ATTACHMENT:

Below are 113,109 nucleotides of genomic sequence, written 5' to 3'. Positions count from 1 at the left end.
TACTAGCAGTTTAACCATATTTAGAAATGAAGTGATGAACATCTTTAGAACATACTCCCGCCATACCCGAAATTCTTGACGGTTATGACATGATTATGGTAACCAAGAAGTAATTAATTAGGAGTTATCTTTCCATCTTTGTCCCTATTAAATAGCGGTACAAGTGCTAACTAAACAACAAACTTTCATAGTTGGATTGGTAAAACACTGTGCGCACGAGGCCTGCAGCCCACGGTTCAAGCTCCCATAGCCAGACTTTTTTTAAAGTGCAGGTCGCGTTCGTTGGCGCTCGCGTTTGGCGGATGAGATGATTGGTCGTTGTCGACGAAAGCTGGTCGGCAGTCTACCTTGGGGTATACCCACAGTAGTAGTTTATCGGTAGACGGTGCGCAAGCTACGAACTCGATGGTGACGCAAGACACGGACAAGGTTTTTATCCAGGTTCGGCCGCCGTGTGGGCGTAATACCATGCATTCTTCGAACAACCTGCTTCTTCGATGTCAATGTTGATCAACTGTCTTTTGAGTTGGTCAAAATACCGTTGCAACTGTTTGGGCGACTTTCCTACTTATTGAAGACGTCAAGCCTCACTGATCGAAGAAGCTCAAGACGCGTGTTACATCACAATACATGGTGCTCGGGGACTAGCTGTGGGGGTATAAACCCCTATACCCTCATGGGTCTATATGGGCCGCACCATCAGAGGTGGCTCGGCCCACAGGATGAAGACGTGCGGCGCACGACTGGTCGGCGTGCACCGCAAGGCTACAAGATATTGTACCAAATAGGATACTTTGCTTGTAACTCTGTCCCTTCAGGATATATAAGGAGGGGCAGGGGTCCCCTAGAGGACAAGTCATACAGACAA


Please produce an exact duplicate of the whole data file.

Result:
Below are 113,109 nucleotides of genomic sequence, written 5' to 3'. Positions count from 1 at the left end.
TACTAGCAGTTTAACCATATTTAGAAATGAAGTGATGAACATCTTTAGAACATACTCCCGCCATACCCGAAATTCTTGACGGTTATGACATGATTATGGTAACCAAGAAGTAATTAATTAGGAGTTATCTTTCCATCTTTGTCCCTATTAAATAGCGGTACAAGTGCTAACTAAACAACAAACTTTCATAGTTGGATTGGTAAAACACTGTGCGCACGAGGCCTGCAGCCCACGGTTCAAGCTCCCATAGCCAGACTTTTTTTAAAGTGCAGGTCGCGTTCGTTGGCGCTCGCGTTTGGCGGATGAGATGATTGGTCGTTGTCGACGAAAGCTGGTCGGCAGTCTACCTTGGGGTATACCCACAGTAGTAGTTTATCGGTAGACGGTGCGCAAGCTACGAACTCGATGGTGACGCAAGACACGGACAAGGTTTTTATCCAGGTTCGGCCGCCGTGTGGGCGTAATACCATGCATTCTTCGAACAACCTGCTTCTTCGATGTCAATGTTGATCAACTGTCTTTTGAGTTGGTCAAAATACCGTTGCAACTGTTTGGGCGACTTTCCTACTTATTGAAGACGTCAAGCCTCACTGATCGAAGAAGCTCAAGACGCGTGTTACATCACAATACATGGTGCTCGGGGACTAGCTGTGGGGGTATAAACCCCTATACCCTCATGGGTCTATATGGGCCGCACCATCAGAGGTGGCTCGGCCCACAGGATGAAGACGTGCGGCGCACGACTGGTCGGCGTGCACCGCAAGGCTACAAGATATTGTACCAAATAGGATACTTTGCTTGTAACTCTGTCCCTTCAGGATATATAAGGAGGGGCAGGGGTCCCCTAGAGGACAAGTCATACAGACAA